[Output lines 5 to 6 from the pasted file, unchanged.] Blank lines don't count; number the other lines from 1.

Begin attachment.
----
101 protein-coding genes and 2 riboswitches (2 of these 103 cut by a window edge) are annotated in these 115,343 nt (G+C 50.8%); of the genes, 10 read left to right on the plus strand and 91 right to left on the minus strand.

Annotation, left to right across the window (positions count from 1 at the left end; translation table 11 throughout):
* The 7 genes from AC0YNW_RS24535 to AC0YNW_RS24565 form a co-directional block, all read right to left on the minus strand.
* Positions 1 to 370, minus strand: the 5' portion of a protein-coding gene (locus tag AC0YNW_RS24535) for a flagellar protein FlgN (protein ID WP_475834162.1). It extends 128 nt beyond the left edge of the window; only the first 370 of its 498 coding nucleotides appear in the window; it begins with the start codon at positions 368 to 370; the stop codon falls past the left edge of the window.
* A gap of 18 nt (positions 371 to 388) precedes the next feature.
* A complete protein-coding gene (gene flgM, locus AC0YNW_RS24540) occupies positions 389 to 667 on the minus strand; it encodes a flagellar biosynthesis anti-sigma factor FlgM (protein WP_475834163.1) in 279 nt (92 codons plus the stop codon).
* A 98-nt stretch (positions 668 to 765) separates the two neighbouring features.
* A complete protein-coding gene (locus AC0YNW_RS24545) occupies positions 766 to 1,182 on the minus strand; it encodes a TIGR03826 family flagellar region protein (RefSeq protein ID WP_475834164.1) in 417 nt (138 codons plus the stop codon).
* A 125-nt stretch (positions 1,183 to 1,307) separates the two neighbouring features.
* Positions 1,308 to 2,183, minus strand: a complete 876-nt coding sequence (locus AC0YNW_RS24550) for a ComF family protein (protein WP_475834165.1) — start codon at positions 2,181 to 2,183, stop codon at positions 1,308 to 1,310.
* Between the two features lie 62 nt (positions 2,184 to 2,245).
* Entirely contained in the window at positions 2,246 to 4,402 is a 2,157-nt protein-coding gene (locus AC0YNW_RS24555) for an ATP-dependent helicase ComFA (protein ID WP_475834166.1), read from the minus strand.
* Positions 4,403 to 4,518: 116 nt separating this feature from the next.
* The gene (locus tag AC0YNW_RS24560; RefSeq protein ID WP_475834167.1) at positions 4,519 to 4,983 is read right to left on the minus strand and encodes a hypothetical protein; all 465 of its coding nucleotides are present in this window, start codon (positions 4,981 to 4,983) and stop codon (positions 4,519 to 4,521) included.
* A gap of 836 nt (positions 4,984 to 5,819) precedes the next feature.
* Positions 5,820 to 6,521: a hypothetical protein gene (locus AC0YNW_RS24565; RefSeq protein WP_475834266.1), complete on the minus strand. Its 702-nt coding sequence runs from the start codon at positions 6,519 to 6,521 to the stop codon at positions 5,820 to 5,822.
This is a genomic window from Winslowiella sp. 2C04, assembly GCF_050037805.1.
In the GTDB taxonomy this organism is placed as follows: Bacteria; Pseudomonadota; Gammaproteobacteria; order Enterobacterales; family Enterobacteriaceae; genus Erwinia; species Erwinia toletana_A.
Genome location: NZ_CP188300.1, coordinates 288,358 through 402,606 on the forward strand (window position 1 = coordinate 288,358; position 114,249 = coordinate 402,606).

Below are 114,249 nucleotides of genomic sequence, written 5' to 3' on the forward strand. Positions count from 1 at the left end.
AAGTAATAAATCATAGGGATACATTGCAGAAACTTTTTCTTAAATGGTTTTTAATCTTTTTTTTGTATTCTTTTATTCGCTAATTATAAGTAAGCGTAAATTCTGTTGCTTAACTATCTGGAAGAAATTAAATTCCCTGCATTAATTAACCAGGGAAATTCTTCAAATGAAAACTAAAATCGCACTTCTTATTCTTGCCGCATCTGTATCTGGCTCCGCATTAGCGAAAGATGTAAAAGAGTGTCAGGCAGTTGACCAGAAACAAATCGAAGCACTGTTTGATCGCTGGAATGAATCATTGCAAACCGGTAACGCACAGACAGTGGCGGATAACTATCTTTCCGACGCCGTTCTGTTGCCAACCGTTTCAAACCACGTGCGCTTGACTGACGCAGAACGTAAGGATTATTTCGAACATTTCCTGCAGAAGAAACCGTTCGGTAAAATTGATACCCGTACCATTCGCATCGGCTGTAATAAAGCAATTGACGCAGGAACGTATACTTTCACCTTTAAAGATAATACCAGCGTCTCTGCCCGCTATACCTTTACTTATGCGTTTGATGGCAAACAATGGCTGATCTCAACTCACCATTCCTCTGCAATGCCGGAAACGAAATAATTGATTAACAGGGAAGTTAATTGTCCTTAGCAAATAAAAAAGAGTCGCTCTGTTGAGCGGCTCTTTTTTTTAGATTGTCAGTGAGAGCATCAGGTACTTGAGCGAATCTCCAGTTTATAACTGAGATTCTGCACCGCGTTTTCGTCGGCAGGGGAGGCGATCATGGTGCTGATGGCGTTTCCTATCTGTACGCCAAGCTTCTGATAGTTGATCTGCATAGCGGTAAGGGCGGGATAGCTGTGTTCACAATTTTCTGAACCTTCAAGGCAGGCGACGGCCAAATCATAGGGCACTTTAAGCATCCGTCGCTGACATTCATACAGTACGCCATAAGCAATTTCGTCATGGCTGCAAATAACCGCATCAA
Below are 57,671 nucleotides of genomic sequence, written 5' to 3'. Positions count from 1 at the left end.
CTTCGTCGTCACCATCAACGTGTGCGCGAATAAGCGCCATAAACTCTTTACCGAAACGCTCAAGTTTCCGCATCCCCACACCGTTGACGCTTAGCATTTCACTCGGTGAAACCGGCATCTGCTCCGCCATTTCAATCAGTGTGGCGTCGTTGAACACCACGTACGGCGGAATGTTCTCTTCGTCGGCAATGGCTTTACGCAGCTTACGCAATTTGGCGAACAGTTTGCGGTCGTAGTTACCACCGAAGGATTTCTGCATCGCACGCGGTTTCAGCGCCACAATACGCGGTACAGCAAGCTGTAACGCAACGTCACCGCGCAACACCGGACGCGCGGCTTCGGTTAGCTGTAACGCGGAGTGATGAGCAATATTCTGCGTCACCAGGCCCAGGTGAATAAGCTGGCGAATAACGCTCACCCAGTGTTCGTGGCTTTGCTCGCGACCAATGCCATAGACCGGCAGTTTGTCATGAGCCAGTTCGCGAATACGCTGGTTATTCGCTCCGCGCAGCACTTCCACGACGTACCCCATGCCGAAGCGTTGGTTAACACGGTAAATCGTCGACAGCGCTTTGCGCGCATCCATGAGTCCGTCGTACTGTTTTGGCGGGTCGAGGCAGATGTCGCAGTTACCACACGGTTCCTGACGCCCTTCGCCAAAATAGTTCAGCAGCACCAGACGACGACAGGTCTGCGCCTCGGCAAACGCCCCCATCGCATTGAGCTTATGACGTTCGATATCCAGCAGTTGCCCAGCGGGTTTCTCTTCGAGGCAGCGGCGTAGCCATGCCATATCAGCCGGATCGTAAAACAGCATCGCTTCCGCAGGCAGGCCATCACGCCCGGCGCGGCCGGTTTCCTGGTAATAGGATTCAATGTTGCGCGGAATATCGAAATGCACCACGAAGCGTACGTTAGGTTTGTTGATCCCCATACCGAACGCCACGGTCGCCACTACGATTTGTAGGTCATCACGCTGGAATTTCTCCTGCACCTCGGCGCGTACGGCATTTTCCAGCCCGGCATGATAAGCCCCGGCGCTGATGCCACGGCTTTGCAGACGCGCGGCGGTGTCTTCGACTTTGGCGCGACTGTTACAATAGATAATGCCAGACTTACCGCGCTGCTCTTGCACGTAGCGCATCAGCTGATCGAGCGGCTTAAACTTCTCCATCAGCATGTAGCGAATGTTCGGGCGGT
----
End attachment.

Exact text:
* A gap of 18 nt (positions 371 to 388) precedes the next feature.
* A complete protein-coding gene (gene flgM, locus AC0YNW_RS24540) occupies positions 389 to 667 on the minus strand; it encodes a flagellar biosynthesis anti-sigma factor FlgM (protein WP_475834163.1) in 279 nt (92 codons plus the stop codon).